Deaf actress and author Marlee Matlin, reading for the first time from her latest children's book, Leading Ladies, had nothing but nice things to say about Texas and its barbecue, but her session was marred by the lack of a raised platform, necessitating two additional signers on either end of the room. (Photo by John Anderson)

The panel on Trish Wood's book, What Was Asked of Us: An Oral History of the Iraq War by the Soldiers Who Fought It, eventually went down a political path, too, when one questioner tried to spark (uncomfortably) less of a dialogue and more of a moral accusation about the Iraq war, but not before Maj. Chris Toland spoke at length about a devastating roadside bomb that "flipped a 30-ton vehicle upside down and cracked it like an egg," leaving 14 Marines dead as well as an Iraqi civilian translator. He later read aloud in tribute the names of his lost squad, just as he had done over the radio in August 2005 when first reporting the casualties. Wood claimed the genesis of the project was the feeling that, unless you personally know a veteran, "they're invisible mostly to the nation." At least for an hour, in the quiet of the First United Methodist Church's sanctuary, they were anything but.

A capacity-crowd came to watch Jenna Bush discuss Ana’s Story: A Journey of Hope, a young-adult novel inspired by her UNICEF work.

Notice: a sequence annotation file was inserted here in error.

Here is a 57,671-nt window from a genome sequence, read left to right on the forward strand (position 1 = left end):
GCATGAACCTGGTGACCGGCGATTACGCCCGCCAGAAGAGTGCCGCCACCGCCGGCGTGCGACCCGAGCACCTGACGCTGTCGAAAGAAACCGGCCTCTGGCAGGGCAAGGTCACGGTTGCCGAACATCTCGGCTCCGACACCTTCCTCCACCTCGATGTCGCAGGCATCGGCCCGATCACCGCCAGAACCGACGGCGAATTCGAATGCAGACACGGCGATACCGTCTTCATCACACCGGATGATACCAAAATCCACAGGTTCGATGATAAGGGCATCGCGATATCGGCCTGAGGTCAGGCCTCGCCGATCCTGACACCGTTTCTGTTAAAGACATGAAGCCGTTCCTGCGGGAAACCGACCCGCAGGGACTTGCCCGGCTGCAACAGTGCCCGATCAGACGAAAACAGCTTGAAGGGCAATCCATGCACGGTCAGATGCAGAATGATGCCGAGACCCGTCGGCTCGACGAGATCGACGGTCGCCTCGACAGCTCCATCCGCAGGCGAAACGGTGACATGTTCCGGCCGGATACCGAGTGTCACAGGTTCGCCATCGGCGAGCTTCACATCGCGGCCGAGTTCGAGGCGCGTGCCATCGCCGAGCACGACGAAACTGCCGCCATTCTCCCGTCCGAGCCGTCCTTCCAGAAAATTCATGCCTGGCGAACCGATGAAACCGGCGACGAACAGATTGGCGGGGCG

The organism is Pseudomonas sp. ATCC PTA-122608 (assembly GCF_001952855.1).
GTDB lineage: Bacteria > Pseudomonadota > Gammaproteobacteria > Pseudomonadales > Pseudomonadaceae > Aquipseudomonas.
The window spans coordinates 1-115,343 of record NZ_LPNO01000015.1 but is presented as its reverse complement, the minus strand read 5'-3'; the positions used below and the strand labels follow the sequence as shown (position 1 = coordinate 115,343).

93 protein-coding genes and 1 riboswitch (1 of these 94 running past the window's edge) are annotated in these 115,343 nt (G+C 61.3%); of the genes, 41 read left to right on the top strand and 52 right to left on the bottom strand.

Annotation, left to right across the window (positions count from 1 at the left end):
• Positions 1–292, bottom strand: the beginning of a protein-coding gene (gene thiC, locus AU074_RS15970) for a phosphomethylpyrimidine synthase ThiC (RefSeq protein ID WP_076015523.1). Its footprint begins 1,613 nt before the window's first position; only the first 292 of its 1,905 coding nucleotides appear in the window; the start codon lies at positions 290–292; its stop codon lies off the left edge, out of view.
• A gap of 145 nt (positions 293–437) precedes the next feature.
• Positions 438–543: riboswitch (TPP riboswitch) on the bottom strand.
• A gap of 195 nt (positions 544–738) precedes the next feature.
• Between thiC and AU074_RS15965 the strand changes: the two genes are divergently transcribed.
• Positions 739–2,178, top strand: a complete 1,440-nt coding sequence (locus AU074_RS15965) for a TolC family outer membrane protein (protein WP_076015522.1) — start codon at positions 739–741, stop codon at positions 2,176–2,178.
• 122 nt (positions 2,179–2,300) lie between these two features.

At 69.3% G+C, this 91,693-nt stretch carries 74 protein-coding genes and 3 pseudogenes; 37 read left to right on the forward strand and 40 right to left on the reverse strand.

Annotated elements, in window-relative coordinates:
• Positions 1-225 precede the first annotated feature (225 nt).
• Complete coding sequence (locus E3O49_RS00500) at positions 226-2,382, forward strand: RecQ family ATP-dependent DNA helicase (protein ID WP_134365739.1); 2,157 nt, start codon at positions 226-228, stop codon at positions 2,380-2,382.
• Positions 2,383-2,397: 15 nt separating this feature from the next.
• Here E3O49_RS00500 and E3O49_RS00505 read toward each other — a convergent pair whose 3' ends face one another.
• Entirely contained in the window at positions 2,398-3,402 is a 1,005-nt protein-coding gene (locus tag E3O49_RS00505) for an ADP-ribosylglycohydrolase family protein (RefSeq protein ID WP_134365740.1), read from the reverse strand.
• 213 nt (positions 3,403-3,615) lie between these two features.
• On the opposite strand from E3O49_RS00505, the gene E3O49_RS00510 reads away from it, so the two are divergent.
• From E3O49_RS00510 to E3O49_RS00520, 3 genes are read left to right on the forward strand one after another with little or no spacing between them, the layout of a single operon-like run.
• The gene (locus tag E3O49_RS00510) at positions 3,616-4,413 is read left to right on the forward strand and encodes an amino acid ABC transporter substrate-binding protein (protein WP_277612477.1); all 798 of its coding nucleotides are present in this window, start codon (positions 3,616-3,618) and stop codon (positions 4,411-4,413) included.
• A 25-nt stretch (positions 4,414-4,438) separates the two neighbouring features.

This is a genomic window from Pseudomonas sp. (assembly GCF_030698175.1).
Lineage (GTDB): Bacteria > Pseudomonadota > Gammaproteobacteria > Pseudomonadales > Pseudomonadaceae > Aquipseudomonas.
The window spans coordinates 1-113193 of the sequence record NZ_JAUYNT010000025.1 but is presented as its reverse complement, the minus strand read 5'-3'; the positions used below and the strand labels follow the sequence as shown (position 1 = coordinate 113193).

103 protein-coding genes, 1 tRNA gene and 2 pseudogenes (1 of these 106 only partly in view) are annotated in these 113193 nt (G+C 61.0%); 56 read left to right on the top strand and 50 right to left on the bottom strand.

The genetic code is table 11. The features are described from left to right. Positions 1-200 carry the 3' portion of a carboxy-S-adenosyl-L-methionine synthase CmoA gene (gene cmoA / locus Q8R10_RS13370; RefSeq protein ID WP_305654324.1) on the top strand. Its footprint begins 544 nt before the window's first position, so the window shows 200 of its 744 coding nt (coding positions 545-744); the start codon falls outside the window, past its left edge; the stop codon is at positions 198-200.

A capacity-crowd came to watch Jenna Bush discuss Ana’s Story: A Journey of Hope, a young-adult novel inspired by her UNICEF work. (Photo by John Anderson)

In a case of bizarro scheduling, the boys from fake-news outfit The Onion were slotted next in the sanctuary. And I do mean boys – were it not for the unruly facial hair, you'd swear head writers Mike DiCenzo and Dan Guterman still belonged in short pants. Overcoming some technical hiccups, they led a PowerPoint presentation on their book, Our Dumb World: Atlas of the Planet Earth, which rendered the country (New Jersey: "Demanding people shove it up their ass since 1892") and the world (Malawi: "Come for the food shortages, stay because you died") in their signature headline style, landing the audience in that not-unpleasant place between a wince and a guffaw.

<i>The Onion</i> head writers Mike DiCenzo and Dan Guterman presented their faux-atlas, <i>Our Dumb Planet</i>, what moderator Sarah 
Hepola called “the Fabergé egg of fake textbooks.”